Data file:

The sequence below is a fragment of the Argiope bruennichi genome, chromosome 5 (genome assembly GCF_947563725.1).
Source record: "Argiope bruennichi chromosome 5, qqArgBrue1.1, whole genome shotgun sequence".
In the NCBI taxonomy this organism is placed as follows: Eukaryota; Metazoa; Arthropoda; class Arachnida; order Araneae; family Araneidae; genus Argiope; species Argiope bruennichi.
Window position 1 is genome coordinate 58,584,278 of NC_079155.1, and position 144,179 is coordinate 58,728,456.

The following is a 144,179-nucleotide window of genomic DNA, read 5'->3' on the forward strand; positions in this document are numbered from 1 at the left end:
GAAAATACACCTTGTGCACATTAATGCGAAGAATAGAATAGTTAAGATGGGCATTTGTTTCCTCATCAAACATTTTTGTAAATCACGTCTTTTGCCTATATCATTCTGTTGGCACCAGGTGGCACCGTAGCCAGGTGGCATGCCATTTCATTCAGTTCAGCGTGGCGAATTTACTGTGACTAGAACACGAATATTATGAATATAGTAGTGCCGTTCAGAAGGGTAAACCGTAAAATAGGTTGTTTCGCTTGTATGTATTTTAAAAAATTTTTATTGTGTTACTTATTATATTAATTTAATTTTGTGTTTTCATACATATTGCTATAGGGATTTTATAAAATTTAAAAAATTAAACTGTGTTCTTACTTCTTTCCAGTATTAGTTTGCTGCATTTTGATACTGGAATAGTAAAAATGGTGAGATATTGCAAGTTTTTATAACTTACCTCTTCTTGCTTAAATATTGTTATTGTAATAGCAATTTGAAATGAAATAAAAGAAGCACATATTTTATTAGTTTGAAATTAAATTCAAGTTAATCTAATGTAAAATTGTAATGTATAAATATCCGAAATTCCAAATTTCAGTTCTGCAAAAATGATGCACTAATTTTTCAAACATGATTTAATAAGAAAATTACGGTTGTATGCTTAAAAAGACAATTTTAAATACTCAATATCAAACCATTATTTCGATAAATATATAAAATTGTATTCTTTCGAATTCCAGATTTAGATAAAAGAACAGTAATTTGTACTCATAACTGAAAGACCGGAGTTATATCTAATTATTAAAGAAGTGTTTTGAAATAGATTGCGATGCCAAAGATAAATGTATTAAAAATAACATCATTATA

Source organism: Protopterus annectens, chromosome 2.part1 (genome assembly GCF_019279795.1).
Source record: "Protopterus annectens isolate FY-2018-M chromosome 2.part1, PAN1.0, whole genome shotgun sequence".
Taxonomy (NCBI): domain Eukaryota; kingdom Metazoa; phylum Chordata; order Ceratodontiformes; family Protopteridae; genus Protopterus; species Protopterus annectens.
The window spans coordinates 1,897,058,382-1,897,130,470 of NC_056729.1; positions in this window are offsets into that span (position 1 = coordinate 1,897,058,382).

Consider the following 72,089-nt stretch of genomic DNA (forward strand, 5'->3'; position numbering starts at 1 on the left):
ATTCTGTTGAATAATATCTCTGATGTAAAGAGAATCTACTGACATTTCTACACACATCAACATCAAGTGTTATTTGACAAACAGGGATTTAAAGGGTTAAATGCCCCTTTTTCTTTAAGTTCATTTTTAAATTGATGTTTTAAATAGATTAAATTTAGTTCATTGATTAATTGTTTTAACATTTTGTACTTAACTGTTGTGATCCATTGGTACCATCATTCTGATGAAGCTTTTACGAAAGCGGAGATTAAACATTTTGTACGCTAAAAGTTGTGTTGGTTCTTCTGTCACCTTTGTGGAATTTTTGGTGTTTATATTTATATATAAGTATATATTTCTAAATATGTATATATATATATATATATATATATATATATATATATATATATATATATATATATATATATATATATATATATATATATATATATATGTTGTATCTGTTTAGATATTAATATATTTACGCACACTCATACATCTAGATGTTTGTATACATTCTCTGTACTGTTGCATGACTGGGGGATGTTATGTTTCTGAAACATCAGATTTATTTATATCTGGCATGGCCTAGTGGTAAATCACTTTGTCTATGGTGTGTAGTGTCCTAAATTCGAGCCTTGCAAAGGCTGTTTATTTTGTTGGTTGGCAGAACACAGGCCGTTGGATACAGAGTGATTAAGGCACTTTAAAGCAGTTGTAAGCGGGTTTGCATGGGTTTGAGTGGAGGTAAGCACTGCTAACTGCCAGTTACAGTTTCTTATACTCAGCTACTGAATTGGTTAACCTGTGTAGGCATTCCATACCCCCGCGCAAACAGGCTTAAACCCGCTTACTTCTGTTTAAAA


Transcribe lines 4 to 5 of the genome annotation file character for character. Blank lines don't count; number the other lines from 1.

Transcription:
Window position 1 is genome coordinate 58,584,278 of NC_079155.1, and position 144,179 is coordinate 58,728,456.

The following is a 144,179-nucleotide window of genomic DNA, read 5'->3' on the forward strand; positions in this document are numbered from 1 at the left end: